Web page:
Muscular System at Work: The Inner Athlete
This program looks at the many roles played by muscle and skin in our everyday lives. Topics include muscles and movement; cardiac, smooth, and skeletal muscle; detailed structure of a skeletal muscle; types of muscle contraction and movement; muscles and posture; homeostasis; and the important roles played by skin, hair, nails, and glands. A viewable/printable instructor’s guide is available online. A Cambridge Educational Production. Run Time: 24 minutes
Respiratory System: Intake and Exhaust
Using the analogy of an automobile’s system of fuel intake and exhaust, this program explores the makeup and functions of the respiratory system. Topics include the processes of respiration; the organs involved in respiration; why cells need oxygen; structure and functions of the lungs; relationship between the brain and the respiratory system; and a detailed look at what’s behind the “simple” act of breathing. A viewable/printable instructor’s guide is available online. A Cambridge Educational Production. Run Time: 19 minutes
Skeletal System: The Infrastructure
This program explores the skeletal system, with an emphasis on its importance in providing structure and support for the body. Topics include how the skeletal and muscular systems work together to enable movement; the relationship between joints and bones; connective tissue; functions of the skeletal system, including support, protection, movement, storage, and blood cell production; and types of bones and joints. A viewable/printable instructor’s guide is available online. A Cambridge Educational Production. Run Time: 27 minutes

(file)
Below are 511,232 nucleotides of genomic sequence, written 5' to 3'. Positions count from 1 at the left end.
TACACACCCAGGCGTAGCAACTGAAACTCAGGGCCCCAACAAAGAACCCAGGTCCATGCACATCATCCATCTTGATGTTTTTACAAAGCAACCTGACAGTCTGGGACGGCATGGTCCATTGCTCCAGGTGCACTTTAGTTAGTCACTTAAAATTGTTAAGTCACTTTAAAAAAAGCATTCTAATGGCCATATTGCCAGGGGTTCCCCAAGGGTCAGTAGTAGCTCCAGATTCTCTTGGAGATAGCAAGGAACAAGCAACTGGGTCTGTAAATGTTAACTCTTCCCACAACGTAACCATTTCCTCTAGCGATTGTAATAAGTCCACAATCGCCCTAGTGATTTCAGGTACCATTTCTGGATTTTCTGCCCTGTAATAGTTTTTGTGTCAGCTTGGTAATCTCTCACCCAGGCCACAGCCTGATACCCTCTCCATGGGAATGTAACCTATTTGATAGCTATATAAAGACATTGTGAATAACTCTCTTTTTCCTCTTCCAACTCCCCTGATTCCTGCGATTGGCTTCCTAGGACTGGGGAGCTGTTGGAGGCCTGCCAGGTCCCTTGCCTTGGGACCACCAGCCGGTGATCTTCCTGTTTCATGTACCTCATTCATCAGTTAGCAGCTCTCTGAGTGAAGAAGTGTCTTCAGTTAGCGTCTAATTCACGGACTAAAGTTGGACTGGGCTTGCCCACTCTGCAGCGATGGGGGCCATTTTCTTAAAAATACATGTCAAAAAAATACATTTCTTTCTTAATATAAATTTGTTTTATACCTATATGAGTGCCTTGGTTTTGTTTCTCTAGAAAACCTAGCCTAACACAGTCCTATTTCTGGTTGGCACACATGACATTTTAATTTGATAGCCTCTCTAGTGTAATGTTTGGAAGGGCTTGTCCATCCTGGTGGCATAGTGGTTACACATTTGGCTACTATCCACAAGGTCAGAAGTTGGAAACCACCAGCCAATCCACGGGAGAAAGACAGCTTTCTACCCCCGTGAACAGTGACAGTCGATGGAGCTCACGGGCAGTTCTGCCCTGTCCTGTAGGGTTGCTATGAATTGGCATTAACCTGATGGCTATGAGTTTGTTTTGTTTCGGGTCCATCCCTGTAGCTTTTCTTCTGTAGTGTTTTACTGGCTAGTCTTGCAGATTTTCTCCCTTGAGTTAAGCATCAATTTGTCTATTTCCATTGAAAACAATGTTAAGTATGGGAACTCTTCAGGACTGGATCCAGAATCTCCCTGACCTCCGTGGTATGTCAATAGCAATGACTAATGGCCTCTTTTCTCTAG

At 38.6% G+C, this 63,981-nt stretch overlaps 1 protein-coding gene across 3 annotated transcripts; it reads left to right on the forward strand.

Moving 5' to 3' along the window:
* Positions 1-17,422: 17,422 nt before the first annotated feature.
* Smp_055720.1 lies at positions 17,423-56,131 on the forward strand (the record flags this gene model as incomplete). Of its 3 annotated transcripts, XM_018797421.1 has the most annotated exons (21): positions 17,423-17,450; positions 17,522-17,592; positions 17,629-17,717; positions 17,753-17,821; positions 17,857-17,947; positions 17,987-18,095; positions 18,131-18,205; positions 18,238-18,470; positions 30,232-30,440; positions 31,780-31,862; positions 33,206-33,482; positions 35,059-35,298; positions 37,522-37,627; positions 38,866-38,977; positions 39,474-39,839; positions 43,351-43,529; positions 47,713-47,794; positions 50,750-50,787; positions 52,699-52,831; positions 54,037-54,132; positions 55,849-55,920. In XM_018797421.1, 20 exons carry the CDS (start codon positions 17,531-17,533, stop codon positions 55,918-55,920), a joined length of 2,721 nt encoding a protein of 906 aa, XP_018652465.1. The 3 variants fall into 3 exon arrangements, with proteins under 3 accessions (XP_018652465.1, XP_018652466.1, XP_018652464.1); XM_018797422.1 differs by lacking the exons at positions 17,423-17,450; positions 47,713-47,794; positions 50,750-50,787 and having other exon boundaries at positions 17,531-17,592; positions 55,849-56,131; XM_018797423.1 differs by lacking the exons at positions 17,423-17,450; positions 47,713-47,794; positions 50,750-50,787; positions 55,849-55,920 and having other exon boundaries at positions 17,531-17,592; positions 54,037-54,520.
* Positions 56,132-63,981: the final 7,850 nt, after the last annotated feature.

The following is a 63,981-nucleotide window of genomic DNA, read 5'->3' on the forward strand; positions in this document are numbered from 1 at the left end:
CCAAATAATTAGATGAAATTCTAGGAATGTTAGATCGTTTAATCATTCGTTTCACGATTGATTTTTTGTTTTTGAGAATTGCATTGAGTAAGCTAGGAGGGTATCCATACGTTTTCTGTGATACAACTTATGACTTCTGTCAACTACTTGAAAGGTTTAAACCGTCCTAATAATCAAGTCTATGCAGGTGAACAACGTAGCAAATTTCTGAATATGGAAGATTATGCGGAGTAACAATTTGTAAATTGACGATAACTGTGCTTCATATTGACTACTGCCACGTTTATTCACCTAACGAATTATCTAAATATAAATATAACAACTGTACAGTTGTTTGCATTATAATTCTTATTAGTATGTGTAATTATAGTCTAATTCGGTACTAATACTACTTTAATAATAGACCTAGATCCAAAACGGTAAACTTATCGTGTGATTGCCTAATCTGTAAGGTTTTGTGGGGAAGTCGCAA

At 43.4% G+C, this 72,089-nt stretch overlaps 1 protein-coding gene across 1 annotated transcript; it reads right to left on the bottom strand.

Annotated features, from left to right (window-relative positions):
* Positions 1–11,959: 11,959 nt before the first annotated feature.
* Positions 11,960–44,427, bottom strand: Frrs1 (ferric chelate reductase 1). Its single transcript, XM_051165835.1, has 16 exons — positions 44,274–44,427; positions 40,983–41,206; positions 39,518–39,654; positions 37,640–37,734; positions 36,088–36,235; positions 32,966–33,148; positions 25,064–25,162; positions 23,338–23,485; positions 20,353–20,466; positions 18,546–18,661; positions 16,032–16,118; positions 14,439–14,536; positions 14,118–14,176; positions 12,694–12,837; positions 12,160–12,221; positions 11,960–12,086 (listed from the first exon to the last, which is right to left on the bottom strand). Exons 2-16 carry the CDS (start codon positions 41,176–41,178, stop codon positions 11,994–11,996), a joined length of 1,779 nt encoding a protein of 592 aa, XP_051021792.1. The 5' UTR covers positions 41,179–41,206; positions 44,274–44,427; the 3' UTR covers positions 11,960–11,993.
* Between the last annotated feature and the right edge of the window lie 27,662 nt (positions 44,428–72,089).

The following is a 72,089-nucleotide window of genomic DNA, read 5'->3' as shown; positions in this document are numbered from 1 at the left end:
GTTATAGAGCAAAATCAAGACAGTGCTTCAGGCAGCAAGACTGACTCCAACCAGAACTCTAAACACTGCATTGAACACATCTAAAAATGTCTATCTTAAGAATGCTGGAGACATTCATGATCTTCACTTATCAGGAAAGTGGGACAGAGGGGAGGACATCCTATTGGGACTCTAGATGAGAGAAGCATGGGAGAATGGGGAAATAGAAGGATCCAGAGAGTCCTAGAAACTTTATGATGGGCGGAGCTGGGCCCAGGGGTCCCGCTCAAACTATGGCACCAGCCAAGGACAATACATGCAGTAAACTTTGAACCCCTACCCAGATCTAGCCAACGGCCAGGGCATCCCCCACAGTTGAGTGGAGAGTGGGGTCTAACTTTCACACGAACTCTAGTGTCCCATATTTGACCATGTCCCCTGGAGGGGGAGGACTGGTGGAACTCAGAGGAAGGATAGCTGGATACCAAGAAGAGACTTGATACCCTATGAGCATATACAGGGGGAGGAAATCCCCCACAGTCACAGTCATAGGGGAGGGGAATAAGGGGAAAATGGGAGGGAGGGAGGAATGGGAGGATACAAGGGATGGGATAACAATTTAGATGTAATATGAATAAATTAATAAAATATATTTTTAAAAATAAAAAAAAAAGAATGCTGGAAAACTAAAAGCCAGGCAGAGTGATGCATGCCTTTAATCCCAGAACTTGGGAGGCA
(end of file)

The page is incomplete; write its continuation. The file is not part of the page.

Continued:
TEDTalks: Heribert Watzke—The Brain in Your Gut
Most people don’t know it, but they have about a hundred million functioning neurons in their intestines. This “hidden brain” in the human gut, and the surprising things it makes us think and feel, are the subjects of Heribert Watzke’s intriguing TEDTalk. A veteran researcher from Nestle’s food science lab and an expert on food chemistry, Watzke describes how studying this second brain, as it were, has led him to develop new kinds of food that will satisfy both our bodies and our minds..Run time: 15 minutes
Anatomy: Functional Body Systems
Beneath our skin, numerous complex and beautiful systems sustain life. It can be easy to take those processes for granted, though, because so many of them occur without any conscious effort. Over the course of this program, viewers will discover the hidden wonders of the skeletal, muscular, cardiovascular, respiratory, and nervous systems and how they all work in conjunction with each other to create the amazing machine we call the human body. Very visual, with athletic models, animated cutaways, labeled diagrams, and even cadaver parts. Run Time: 27 minutes
Anatomy for Beginners
Anatomist Gunther von Hagens is world-renowned for his invention of plastination, a method of preserving dead tissue. He is also famous for his Body Worlds exhibits which incorporate sophisticated-and highly controversial-dissections of human bodies. In this astonishing four-part series, von Hagens lays bare the intricacy and beauty of the human design, making it viewable and easily understood across a wide range of settings-from Biology 101 to the most advanced medical courses. Viewer discretion is advised. Contains clinically explicit language and demonstrations. 4-part series, 50 minutes each.